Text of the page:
This weekend marks the end of the seven weeks of human anatomy, and any immersion that intense requires a lot of debriefing. For seven weeks I have woken up in the middle of the night arguing with myself over the location of structures, I have spent early mornings writing anatomical terms to prepare myself for a long day of learning, and I have stayed up as long as my eyes could remain open to review the hundreds of structures and terms I had learned that day. I am exhausted, but I am also excited, because for the first time in my academic career, I truly feel like I am on my way to becoming the physician I am meant to be.
I will admit that from the accounts I had heard before, I expected the anatomy course to be the worst seven weeks of my life. Really think about it for a minute: spending a minimum of two hours a day in a smelly lab looking at dead bodies. This sounds like many people’s definition of a nightmare! Yet I did this, willingly, joyfully even, for seven weeks.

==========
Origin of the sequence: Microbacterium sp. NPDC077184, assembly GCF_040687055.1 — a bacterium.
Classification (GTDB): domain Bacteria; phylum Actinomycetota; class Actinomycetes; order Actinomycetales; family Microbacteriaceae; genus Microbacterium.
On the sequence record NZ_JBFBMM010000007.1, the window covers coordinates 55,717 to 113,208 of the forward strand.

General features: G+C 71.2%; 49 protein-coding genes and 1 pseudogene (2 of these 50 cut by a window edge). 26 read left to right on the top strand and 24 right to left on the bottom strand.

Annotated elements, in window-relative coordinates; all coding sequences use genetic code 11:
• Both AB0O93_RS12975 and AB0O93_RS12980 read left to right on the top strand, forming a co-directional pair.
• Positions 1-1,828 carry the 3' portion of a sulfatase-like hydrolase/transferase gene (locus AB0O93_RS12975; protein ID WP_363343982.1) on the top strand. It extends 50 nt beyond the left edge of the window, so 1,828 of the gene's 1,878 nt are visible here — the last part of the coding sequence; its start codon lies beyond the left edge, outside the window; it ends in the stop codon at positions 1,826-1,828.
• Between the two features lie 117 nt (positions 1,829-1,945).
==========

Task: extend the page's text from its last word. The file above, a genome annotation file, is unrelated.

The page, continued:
Did I really just say joyfully? I’ll be the first to tell you that this course was undeniably difficult. Before this course I thought that in order to do well, you have to eat, sleep, and breathe anatomy. In many ways this is true: I spent many meals eating over my books (ew), had interrupted sleep due to anatomical terms stuck in my head (flexor digiti minimi!!!), and thought about the course as often as I took a breath. However, I have learned during this course, that there is still time to do more than just anatomy, even if it doesn’t seem like it at the time. And I learned it the hard way: by spending every moment doing anatomy, missing important aspects of real life, and not getting the results I wanted. When I finally let myself put down the books at night when I was tired and wanted to sit on my couch and relax, I started doing better in school, not worse. When I spent more time in my kitchen cooking than speeding through the drive-thru, I started doing better in school. When I got more sleep and relaxed more, I started doing better at school. Somewhere around week three or four, something clicked. I began to realize that I needed to work harder for shorter periods of time and I could get the same results (or even better!) on my assessments. I began to realize that the “hardest class” could really just be a ramp-up course to prepare me for long days, sleepless nights, and infinite amounts of material to learn in a day.